The nation also benefits, as we have since Apollo, from a global perception that we are leaders in the most challenging, visible, and peaceful application of high-tech: space exploration achievement. Putting human explorers on the space frontier is the most visible expression of that leadership.
Why not just use robots to maintain this technical edge? First, other nations like China and Russia understand the prestige that flows from putting their explorers into space. Second, humans play a decisive role in solving the problems of space science and ensuring mission success. As I wrote in my March 2012 “View from Here” column, planetary scientist Steve Squyres, who supervised the missions of Mars rovers Spirit and Opportunity and is now chairman of the NASA Advisory Council, strongly backs human exploration. In 2009 he told a Space.com interviewer:
You know, I’m a robot guy, that’s what I have spent most of my career doing, but I’m actually a very strong supporter of human spaceflight. I believe that the most successful exploration is going to be carried out by humans, not by robots.
What Spirit and Opportunity have done in five and a half [now eight] years on Mars, you and I could have done in a good week. Humans have a way to deal with surprises, to improvise, to change their plans on the spot. All you’ve got to do is look at the latest Hubble mission to see that.
And one of the most important points I think: humans have a key ability to inspire, that robots do not.
This exploration partnership between people and machines is the only way we will be able to tap the energy and raw materials available at the Moon and on nearby asteroids, resources that are the key to building a thriving industrial economy in space.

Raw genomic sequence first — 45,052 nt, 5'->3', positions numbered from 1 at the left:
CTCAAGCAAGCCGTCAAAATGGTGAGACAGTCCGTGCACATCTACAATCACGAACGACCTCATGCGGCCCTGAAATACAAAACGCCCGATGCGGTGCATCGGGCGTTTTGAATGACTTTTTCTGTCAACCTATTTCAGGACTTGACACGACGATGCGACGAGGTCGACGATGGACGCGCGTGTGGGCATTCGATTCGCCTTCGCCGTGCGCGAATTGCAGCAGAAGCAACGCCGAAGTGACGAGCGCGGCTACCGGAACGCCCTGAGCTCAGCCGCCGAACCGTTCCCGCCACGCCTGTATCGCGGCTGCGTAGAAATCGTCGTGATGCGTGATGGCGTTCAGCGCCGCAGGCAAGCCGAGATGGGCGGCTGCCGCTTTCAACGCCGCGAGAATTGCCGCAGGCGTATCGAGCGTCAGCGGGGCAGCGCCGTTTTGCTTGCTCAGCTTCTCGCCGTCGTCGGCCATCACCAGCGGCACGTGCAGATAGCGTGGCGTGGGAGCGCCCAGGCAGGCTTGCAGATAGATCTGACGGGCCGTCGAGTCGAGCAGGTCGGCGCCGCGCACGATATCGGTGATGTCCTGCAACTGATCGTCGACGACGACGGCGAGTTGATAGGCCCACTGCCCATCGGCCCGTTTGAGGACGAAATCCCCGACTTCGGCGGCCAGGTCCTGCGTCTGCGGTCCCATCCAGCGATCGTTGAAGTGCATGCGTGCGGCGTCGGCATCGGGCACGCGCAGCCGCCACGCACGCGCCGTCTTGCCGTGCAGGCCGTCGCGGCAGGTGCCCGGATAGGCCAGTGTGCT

We can ensure these benefits continue to flow to our nation with a prudent investment in the future of human exploration. The Augustine Committee in 2009 estimated we will need about another $3B annually to return Americans to deep space – perhaps $10B instead of the $8B we now budget. The payoff from that investment compares favorably to the $3B spent on the worthless 2009 “Cash for Clunkers” program, or the $10B our citizens wagered on last month’s Super Bowl. The president’s 2009 stimulus bill cost $787B and delivered little but added debt to our economy; it would have funded NASA’s current human spaceflight budget for 98 years.
America has the resources, even as we borrow $1.3 trillion per year, to invest a small fraction of its wealth on insuring its competitive technological and educational edge. Our elected representatives and our policy makers must choose national priorities, cut where necessary, and fund those areas that truly deliver benefits now and into the future. Human space exploration is one of those priorities where a modest investment will yield new discoveries, new wealth, and a secure future for our citizens.
Thomas D. Jones, PhD
Planetary Scientist, veteran NASA astronaut